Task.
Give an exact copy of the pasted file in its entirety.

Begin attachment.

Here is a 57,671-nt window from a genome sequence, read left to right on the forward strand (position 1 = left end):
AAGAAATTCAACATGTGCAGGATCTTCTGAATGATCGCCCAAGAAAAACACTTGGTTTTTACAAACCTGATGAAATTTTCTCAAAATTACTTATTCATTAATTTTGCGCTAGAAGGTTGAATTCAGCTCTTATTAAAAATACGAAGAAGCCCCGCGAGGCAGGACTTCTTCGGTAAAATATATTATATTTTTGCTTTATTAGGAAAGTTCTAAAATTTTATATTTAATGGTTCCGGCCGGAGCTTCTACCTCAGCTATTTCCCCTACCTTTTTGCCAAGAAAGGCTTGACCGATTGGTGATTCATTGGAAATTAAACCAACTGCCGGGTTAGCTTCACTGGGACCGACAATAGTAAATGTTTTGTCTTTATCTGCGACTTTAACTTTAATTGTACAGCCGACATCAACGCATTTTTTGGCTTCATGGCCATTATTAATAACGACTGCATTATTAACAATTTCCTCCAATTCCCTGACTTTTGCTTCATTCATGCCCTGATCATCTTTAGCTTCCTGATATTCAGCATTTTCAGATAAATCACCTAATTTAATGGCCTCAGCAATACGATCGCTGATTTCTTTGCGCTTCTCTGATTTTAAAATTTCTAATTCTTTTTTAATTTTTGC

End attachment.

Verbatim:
Here is a 57,671-nt window from a genome sequence, read left to right on the forward strand (position 1 = left end):
AAGAAATTCAACATGTGCAGGATCTTCTGAATGATCGCCCAAGAAAAACACTTGGTTTTTACAAACCTGATGAAATTTTCTCAAAATTACTTATTCATTAATTTTGCGCTAGAAGGTTGAATTCAGCTCTTATTAAAAATACGAAGAAGCCCCGCGAGGCAGGACTTCTTCGGTAAAATATATTATATTTTTGCTTTATTAGGAAAGTTCTAAAATTTTATATTTAATGGTTCCGGCCGGAGCTTCTACCTCAGCTATTTCCCCTACCTTTTTGCCAAGAAAGGCTTGACCGATTGGTGATTCATTGGAAATTAAACCAACTGCCGGGTTAGCTTCACTGGGACCGACAATAGTAAATGTTTTGTCTTTATCTGCGACTTTAACTTTAATTGTACAGCCGACATCAACGCATTTTTTGGCTTCATGGCCATTATTAATAACGACTGCATTATTAACAATTTCCTCCAATTCCCTGACTTTTGCTTCATTCATGCCCTGATCATCTTTAGCTTCCTGATATTCAGCATTTTCAGATAAATCACCTAATTTAATGGCCTCAGCAATACGATCGCTGATTTCTTTGCGCTTCTCTGATTTTAAAATTTCTAATTCTTTTTTAATTTTTGC